### Video Transcript

If a force is divided by a time, is the resultant quantity a vector quantity or a scalar quantity?

Okay, so to answer this question, let’s first think about force and time, individually. Let’s recall that if we have some sort of object and we apply a force to that object, so let’s say we apply a force with magnitude 𝑓, then the force acts to try and accelerate the object. In fact, if the force 𝑓 is the only force acting on the object, then we can use Newton’s second law of motion to tell us that the force will accelerate the object in the direction of the force.

And so because of all of this, it’s important to know which direction the force is acting in. And hence, force is a vector quantity, where we can recall that a vector quantity is one which has magnitude or size, as well as direction in space. And when we say space, we don’t mean like outer space, we mean in three-dimensional space. For example, the force 𝑓 is acting towards the right as we’ve drawn it. And hence, we can say that that particular force has a magnitude of 𝑓 and a direction in space, which is towards the right. Hence, forces are vector quantities. So in our question statement, we can label force as a vector.

However, time, on the other hand, is a scalar quantity, where a scalar quantity is only one which has magnitude. It does not have a direction in space. Now, we could say that time flows forward or backward. And, those are the two, quote, unquote, directions of time. But when we’re talking about vector quantities, we’re talking about directions in space. And in particular, time cannot point towards the right, for example, or towards the left. And hence, time is a scalar quantity.

Now, what we’re trying to work out here is whether the quantity that we get by dividing a force by time is a vector quantity or a scalar quantity. So just for our convenience, let’s say that this quantity 𝑓 divided by 𝑡, force divided by time, is called 𝑥. It doesn’t matter what 𝑥 is, but it’s basically a force per unit time or force divided by time. And as we’ve seen already, the force is a vector, whereas time is a scalar. Now when we divide a vector quantity by a scalar quantity, that’s essentially equivalent to just rescaling the magnitude or size of the vector itself.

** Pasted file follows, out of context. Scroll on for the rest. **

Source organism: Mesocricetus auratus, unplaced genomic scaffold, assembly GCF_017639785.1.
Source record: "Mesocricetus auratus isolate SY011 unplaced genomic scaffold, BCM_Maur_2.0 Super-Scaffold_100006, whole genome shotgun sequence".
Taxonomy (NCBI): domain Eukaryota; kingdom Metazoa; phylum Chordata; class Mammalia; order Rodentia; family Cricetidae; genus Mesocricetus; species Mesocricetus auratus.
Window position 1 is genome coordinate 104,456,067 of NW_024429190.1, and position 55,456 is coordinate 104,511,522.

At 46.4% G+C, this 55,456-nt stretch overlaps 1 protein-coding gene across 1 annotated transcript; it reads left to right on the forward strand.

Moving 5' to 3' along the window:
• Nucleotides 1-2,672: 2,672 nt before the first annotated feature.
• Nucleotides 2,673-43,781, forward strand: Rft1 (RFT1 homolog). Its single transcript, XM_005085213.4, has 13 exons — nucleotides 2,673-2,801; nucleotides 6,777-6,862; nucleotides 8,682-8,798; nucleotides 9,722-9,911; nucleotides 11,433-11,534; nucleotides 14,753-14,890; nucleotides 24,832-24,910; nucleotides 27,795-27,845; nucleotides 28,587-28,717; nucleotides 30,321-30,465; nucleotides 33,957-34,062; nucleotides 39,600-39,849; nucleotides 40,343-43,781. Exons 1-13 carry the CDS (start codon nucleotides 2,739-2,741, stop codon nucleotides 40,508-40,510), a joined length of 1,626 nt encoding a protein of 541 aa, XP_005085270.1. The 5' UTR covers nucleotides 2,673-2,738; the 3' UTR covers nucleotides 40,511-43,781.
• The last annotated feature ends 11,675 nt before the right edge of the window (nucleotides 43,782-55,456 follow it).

For example, in this particular case, we could say that a force of 40 newtons was applied over a time of five seconds. And so, we could work out the average force applied per second, which would be 40 newtons divided by five seconds. And so, that quantity would be eight newtons of force applied per second.

However, we can see here that this quantity does not lose its directionality. In other words, the original force that we applied over a period of five seconds was 40 newtons. But, we’ve drawn an arrow to represent that that force was acting towards the right. And so, applying 40 newtons over five seconds is equivalent to applying eight newtons every second, but in the same direction. And hence, this quantity 𝑥, which is the force divided by the time, also has a direction. It is a vector quantity. And so, our answer to this question is that the quantity found by dividing a force by time is a vector quantity.